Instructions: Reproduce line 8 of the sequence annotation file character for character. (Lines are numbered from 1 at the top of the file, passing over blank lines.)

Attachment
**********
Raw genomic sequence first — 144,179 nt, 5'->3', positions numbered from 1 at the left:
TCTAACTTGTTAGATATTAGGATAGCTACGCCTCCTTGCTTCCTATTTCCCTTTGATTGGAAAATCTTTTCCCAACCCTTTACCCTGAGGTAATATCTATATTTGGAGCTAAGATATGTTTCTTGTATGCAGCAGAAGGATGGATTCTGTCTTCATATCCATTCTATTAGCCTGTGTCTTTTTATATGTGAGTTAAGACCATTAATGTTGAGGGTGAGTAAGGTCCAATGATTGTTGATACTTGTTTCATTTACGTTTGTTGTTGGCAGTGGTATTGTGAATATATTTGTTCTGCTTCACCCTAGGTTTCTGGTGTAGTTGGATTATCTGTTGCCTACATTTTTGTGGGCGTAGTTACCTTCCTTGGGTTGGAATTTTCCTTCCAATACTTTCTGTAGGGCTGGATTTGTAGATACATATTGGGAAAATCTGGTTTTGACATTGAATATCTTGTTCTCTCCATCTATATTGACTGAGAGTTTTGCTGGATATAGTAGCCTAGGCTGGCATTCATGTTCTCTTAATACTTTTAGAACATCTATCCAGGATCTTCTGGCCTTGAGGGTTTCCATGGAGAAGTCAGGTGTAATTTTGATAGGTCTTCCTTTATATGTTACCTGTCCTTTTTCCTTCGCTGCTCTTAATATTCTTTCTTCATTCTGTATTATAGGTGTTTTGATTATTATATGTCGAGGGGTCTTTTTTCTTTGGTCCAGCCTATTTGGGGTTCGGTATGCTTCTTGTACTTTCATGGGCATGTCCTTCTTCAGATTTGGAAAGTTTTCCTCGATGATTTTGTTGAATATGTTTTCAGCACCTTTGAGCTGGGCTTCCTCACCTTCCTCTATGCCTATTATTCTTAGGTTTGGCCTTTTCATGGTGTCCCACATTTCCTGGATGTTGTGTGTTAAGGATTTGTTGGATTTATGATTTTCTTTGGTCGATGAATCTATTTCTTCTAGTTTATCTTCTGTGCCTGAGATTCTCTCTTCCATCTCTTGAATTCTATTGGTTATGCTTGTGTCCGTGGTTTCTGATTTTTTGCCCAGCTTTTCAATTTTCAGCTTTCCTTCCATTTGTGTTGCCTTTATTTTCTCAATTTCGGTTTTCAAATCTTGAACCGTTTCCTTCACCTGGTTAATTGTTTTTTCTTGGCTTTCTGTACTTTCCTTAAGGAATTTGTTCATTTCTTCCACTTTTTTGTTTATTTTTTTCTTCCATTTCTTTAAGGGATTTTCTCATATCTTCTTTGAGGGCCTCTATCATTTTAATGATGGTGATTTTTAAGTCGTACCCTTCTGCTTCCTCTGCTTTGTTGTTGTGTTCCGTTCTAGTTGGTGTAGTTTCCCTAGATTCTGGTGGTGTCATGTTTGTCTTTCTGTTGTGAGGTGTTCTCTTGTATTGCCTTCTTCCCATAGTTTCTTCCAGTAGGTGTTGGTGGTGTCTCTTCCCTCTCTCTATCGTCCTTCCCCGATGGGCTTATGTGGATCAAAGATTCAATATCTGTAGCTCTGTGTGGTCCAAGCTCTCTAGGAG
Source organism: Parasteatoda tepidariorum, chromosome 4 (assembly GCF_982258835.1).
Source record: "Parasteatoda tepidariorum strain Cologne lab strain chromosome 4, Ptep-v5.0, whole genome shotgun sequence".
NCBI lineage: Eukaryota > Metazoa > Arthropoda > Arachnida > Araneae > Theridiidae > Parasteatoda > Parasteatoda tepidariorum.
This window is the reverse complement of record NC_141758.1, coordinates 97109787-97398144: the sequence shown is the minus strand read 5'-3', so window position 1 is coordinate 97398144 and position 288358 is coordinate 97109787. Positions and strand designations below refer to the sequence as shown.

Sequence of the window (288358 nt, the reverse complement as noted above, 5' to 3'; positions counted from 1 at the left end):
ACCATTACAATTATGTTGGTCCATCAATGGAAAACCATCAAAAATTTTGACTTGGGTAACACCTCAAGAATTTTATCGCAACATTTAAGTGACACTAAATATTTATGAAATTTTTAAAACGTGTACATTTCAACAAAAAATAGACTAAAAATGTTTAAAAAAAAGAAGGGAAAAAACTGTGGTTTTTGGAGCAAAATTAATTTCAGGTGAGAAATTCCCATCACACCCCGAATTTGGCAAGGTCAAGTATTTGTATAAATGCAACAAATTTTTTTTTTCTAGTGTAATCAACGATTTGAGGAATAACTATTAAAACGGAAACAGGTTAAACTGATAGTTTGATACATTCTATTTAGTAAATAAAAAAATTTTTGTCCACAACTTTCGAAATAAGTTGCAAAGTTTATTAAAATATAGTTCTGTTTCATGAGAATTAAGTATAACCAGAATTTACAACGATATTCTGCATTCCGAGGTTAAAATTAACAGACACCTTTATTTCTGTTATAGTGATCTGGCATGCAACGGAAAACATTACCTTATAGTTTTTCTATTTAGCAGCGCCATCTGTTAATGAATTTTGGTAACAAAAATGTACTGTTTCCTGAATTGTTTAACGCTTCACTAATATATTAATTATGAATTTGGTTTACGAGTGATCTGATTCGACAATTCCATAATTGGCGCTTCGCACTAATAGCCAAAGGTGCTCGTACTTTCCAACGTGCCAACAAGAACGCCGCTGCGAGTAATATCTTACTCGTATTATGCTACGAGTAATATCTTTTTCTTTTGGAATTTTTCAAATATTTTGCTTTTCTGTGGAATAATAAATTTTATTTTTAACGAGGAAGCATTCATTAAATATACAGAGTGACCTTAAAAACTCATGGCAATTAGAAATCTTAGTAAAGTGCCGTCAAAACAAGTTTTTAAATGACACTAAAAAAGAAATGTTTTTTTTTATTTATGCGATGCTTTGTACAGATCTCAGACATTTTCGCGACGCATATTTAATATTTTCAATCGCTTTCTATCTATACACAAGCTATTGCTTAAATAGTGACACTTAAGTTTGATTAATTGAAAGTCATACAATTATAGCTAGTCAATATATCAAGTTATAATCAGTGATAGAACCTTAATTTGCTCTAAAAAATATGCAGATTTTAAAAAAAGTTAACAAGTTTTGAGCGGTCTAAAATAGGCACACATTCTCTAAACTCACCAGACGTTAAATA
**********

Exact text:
ACCATTACAATTATGTTGGTCCATCAATGGAAAACCATCAAAAATTTTGACTTGGGTAACACCTCAAGAATTTTATCGCAACATTTAAGTGACACTAAATATTTATGAAATTTTTAAAACGTGTACATTTCAACAAAAAATAGACTAAAAATGTTTAAAAAAAAGAAGGGAAAAAACTGTGGTTTTTGGAGCAAAATTAATTTCAGGTGAGAAATTCCCATCACACCCCGAATTTGGCAAGGTCAAGTATTTGTATAAATGCAACAAATTTTTTTTTTCTAGTGTAATCAACGATTTGAGGAATAACTATTAAAACGGAAACAGGTTAAACTGATAGTTTGATACATTCTATTTAGTAAATAAAAAAATTTTTGTCCACAACTTTCGAAATAAGTTGCAAAGTTTATTAAAATATAGTTCTGTTTCATGAGAATTAAGTATAACCAGAATTTACAACGATATTCTGCATTCCGAGGTTAAAATTAACAGACACCTTTATTTCTGTTATAGTGATCTGGCATGCAACGGAAAACATTACCTTATAGTTTTTCTATTTAGCAGCGCCATCTGTTAATGAATTTTGGTAACAAAAATGTACTGTTTCCTGAATTGTTTAACGCTTCACTAATATATTAATTATGAATTTGGTTTACGAGTGATCTGATTCGACAATTCCATAATTGGCGCTTCGCACTAATAGCCAAAGGTGCTCGTACTTTCCAACGTGCCAACAAGAACGCCGCTGCGAGTAATATCTTACTCGTATTATGCTACGAGTAATATCTTTTTCTTTTGGAATTTTTCAAATATTTTGCTTTTCTGTGGAATAATAAATTTTATTTTTAACGAGGAAGCATTCATTAAATATACAGAGTGACCTTAAAAACTCATGGCAATTAGAAATCTTAGTAAAGTGCCGTCAAAACAAGTTTTTAAATGACACTAAAAAAGAAATGTTTTTTTTTATTTATGCGATGCTTTGTACAGATCTCAGACATTTTCGCGACGCATATTTAATATTTTCAATCGCTTTCTATCTATACACAAGCTATTGCTTAAATAGTGACACTTAAGTTTGATTAATTGAAAGTCATACAATTATAGCTAGTCAATATATCAAGTTATAATCAGTGATAGAACCTTAATTTGCTCTAAAAAATATGCAGATTTTAAAAAAAGTTAACAAGTTTTGAGCGGTCTAAAATAGGCACACATTCTCTAAACTCACCAGACGTTAAATA